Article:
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A Tale of Two Market Participants

Updated: Mar 19, 2020

Once upon a time, there were two market participants.

The first participant liked to look at charts to time his entry and exit.

To him, the fundamentals of the companies didn't matter. The pictures from the charts spoke to him and all that matters were the stock trends and technical indicators.

His holding periods were usually a couple of days or months at best. Anything more than a year is considered too long in his opinion.

Because he had been successful in his initial attempts, he poured his entire savings into the market, leaving little or no money in the bank.

On top of that, he even pooled resources with some friends by promising them good returns. He was confident he can outperform the market index.

The second participant liked things to be slow and steady.

He would look at a company's fundamentals prior to anything. If the financials didn't make sense to him, regardless of how attractive the opportunity was, he would not consider.

His holding period was as long as possible. He believed that the market was volatile and always put aside money for an emergency.

When the market crashed, the first participant was at a loss. His game plan was thrown out of the window.

Not only his entire savings wiped out. he also lost his friends' money. When his friends knew about the losses, they immediately asked for their money to be returned.

It was then he realised he was gambling with his and his friends' money and didn't have a proper plan in place to cover the downside.

He started to believe that the market was a big casino, where the average person was bound to lose money to the big boys.

The second participant, on the other hand, was calm during the storm.

He knew that the companies could and would weather through the crash. More importantly, he knew very well people would continue to use the companies' products and services.

And despite his own portfolio was down by 10%, he was elated. He felt that the market was having a Great Singapore Sale where the premium companies were selling at huge discounts.

He was ready to deploy more cash into the market to make his money work harder for him.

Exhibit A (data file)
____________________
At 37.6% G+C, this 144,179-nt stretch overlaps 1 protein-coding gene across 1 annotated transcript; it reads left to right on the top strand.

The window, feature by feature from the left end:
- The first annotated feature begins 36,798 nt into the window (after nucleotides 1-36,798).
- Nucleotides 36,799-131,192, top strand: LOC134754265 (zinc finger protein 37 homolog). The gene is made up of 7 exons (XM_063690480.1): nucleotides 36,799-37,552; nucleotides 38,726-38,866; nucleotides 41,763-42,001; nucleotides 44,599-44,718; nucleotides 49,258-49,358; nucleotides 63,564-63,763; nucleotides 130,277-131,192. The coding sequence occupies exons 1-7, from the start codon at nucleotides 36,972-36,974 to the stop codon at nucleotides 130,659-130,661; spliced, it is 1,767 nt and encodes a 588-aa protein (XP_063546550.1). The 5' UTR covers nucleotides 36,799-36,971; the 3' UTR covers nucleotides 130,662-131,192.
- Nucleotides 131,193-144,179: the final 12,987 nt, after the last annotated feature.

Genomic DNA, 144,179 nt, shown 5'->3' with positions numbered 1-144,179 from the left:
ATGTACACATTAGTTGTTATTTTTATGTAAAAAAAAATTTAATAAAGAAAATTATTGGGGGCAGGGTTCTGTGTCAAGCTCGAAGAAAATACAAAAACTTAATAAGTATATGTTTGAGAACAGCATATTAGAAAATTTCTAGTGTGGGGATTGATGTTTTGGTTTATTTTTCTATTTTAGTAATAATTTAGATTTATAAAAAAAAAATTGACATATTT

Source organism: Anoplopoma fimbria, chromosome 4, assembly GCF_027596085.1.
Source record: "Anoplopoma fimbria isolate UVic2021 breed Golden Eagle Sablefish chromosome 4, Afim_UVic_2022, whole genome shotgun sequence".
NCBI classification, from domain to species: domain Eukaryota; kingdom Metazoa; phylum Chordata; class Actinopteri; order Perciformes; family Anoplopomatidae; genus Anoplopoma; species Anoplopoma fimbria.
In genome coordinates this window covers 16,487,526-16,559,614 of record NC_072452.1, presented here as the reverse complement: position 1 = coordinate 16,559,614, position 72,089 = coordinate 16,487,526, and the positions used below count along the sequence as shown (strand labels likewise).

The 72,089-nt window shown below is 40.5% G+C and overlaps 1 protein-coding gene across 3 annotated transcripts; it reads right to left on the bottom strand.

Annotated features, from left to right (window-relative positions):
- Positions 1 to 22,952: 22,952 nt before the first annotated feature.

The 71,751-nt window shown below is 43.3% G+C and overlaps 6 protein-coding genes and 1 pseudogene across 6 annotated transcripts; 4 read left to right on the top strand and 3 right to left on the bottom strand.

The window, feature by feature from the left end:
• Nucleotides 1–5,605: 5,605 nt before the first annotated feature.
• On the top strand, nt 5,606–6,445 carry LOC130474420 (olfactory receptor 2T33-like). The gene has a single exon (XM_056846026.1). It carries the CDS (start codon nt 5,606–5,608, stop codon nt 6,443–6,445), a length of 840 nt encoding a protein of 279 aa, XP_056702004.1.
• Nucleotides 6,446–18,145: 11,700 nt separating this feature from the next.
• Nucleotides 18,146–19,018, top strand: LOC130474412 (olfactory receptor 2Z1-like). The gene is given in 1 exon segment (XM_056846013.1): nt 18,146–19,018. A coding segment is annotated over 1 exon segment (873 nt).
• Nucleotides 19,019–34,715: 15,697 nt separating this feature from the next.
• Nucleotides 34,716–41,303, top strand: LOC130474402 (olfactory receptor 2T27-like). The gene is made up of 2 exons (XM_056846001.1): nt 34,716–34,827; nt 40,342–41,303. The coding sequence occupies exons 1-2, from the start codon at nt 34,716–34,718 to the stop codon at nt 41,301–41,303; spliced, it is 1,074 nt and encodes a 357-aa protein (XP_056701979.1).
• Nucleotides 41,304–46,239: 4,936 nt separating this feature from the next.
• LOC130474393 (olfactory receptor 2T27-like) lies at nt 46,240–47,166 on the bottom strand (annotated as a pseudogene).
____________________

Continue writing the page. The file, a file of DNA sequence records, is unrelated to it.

At this juncture, who do you think would likely succeed in this game?

I believe the answer is pretty obvious.

By the way, these two market participants are real people. It's not some fairy tale story.

The first market participant was my younger self.

I was sold on the idea of trading but didn't have a proper game plan. I was all over the place and let my greed took over. It cost me my savings and I almost lost my friends.

When it was time to cut loss, I couldn't bear it. I was always waiting for a rebound. Instead of a rebound, the market just kept going down.

The second participant is my current self. I had learned my lessons about the market crash and became more cautious.

I took on a different approach and sleep much better at night.

Below are some key lessons I had learnt from my first fiasco:

1. Have a game plan (and stick to it)

The toughest part was I thought I had a game plan.

I had an idea of what to buy, when to buy and when to sell.

Yet, when the market changes the direction from what I had in mind, everything goes out the window.

As Warren Buffett aptly puts,

Only when the tide goes out do you discover who's been swimming naked.

And I ain't proud to say that I was caught pants down during the 2008 financial crisis. Not to mention that I had borrowed money.

In retrospect, I was thankful I didn't leverage. Otherwise, I would be in real sh*t now.

How do I know I have a game plan in place? Some questions I usually ask myself:

  • Do I have 3 to 6 months of emergency cash set aside?

  • In the event of the market crash and I lose all my investments, will I still be able to sleep soundly at night?

  • Do I have more than one source of revenue?

If the answers are yes to all three questions, then I think whatever plans you have put in place should be safe.

Some of my friends were puzzled about point 2. How can I withstand losing all my investments and still be able to sleep?

Well, that's because I don't put all my eggs in one basket. I have set aside cash to get endowments and retirement plans set in motion where I know after a fixed period, my capital is protected and I will have a secondary source of income then.

2. Business and life continue

There are some countries having lockdown due to the Covid-19 situation.

It is unprecedented.

It is unforeseen.

It is unknown territory for most of us.

Yet, we still have to find ways to continue with our duty to our clients, our companies and our family.

It reminds me of the segment from Rocky's movie.

It ain't about how hard you get hit, but how hard you get hit and keep moving forward.

We will overcome this situation, so stay strong!

3. The market will go down, so what?

Investing during when the market is going up is the easy part. The real challenge comes when the market makes a u-turn.